Managing the Data Risk
Every modern business creates, collects, and stores electronic information. Managing that data has become a crucial aspect of managing operational risk. The following questions are just a sample of some of the areas in which Maddin Hauser helps its clients proactively manage these issues to minimize unnecessary risk and expense.
The absence of an appropriate data retention policy, however, may be one of the most expensive mistakes a company could make. In the unfortunate event that you face litigation, the sheer volume of potential data that may need to be processed by your attorneys as part of the discovery process could explode the expense of the litigation.
An appropriate data retention policy insures that only essential data is retained and is properly organized to minimize cost and disruption if it needs to be reviewed and produced. The policy needs to be implemented before any dispute. Afterwards is too late.
- Do you have the ability to quickly enact a “litigation hold” if necessary? Organizations need to be able to implement “litigation holds” in the event that a legal dispute arises. Are you able to secure and preserve potentially relevant information in a way that imposes minimal cost and disruption on your operations? Failure to do so can result in serious consequences. Courts can impose financial penalties and – in extreme cases – default parties who fail to properly preserve electronic information.
- What is your mobile device policy?Mobile devices can store and transmit information that may not be stored anywhere else. Do you have a policy that manages the amount and type of information that may be available on your company’s mobile devices? Do you have an inventory of the devices used for your business? Companies should also have a clear policy in place regarding who owns the data stored on devices used by employees.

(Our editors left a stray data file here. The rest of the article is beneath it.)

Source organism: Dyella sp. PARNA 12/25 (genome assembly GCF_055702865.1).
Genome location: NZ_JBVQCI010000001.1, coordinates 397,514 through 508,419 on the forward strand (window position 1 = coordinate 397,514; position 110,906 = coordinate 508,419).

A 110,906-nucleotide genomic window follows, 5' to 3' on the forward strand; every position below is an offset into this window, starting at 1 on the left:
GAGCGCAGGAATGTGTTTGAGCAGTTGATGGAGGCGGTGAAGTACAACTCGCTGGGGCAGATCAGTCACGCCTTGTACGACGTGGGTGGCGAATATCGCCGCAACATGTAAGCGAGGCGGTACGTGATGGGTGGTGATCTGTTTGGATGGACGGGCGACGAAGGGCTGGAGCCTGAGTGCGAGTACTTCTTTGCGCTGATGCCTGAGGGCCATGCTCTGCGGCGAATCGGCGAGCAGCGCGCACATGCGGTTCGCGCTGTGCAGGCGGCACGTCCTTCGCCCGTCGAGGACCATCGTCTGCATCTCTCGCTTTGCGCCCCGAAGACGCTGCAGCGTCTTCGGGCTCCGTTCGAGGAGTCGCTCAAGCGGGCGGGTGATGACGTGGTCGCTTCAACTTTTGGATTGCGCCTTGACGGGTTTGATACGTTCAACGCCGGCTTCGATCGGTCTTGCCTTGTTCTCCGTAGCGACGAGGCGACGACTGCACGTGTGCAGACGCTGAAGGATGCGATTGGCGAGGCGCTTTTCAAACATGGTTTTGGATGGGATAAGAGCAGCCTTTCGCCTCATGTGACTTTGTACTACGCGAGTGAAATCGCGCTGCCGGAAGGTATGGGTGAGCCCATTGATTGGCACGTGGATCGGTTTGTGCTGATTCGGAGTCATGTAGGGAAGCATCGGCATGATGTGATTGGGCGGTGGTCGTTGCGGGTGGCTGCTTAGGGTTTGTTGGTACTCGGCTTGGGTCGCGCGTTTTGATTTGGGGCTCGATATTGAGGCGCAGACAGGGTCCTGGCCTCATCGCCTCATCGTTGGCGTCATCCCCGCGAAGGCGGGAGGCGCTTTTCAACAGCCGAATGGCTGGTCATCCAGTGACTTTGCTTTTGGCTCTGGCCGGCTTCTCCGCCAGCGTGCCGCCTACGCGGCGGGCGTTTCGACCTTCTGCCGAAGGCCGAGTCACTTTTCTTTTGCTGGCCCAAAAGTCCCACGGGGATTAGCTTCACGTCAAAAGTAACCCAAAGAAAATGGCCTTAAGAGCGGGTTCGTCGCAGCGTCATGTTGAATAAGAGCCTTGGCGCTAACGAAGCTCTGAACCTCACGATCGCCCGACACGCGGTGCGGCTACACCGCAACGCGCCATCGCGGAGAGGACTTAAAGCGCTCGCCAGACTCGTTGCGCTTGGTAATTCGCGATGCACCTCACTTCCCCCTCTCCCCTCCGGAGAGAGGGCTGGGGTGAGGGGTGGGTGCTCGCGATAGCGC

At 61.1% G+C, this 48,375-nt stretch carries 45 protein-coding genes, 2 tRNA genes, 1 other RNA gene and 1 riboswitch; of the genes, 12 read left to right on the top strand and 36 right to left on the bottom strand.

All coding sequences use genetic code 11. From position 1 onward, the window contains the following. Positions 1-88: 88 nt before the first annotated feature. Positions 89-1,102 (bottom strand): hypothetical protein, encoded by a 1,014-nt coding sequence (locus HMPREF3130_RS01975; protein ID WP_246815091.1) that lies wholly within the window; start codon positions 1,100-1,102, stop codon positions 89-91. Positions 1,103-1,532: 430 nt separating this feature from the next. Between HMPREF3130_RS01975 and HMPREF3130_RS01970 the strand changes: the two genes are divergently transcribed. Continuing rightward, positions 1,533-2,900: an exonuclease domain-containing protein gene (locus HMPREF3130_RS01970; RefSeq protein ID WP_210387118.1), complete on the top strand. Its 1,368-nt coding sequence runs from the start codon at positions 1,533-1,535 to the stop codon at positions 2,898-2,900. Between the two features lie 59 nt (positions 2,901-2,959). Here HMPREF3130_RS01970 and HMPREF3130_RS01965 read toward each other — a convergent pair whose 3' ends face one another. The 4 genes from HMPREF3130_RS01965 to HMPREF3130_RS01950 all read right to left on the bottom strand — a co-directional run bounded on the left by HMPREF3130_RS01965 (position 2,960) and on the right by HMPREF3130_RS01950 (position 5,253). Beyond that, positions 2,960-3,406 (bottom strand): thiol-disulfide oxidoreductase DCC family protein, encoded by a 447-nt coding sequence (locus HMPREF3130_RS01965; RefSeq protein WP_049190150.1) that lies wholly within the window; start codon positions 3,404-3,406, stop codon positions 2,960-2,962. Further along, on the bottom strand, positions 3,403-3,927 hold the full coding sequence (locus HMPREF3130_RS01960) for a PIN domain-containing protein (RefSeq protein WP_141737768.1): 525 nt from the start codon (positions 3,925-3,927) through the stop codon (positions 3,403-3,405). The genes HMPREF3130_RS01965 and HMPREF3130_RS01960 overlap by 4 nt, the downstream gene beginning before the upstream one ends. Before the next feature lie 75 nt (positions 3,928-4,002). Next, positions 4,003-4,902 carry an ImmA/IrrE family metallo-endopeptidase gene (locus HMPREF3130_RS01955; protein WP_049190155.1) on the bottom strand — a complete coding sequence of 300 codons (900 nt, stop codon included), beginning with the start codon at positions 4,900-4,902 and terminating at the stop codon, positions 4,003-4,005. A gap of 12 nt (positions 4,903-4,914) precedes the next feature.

- Do you have a written policy regarding your employees’ use of email and your company’s systems? Email is essential to any business. But clear guidelines need to be created regarding how this essential tool is used by employees.For example, if your employees regularly negotiate sales via email, do those emails contain disclaimers that make it clear that – unless otherwise expressly stated – the email exchange does not create or amend any contract being discussed? Are your email use, storage and retention policies clear? For example, are your employees using private email addresses (such iCloud or Gmail) to conduct business? Many clients are surprised to learn that their employees regularly use personal accounts, sometimes simply as a matter of convenience, rather than their official company email. This situation creates several problems, including data gathering in the event of litigation and controlling communications with customers if an employee is terminated.
- Do you monitor social media posts by your employees? Do you have a policy governing such postings? Do you have a policy regarding your employees’ posts on social media sites such as Twitter, LinkedIn, and Facebook? For certain regulated industries – such as consumer finance and securities – posts by employees may be deemed “advertisements” or “offers” on behalf of the entire company. Depending on the content of the posting, it may violate state or federal law regulating such advertisements.
- Do you have a process for entering into contracts “electronically” that will allow you to easily demonstrate which version of an agreement is authentic? Today it is common to sign and return documents electronically. Companies need to implement policies that leave no room for doubt as to whether a document is the final, executed, and unaltered version of any agreement that may be at issue.
- Do you collect and/or store sensitive consumer information on your systems? If you collect and/or store sensitive information, you must take steps to insure that it is properly secured. For example, the collection and storage of certain personal financial and health information, is regulated by statute, and additional protections and disclosures are usually required.If sensitive personal data is compromised, most states have enacted laws that require you to undertake a series of steps to investigate the breach and notify affected individuals in a timely fashion. Advance planning for a potential breach – including evaluating your insurance policies for coverage – can significantly reduce the cost and risk.In the business-to-business environment, you may be receiving and storing information from a customer that must be treated as “confidential” under whatever contract governs the relationship. Failure to do so may constitute a breach of that agreement.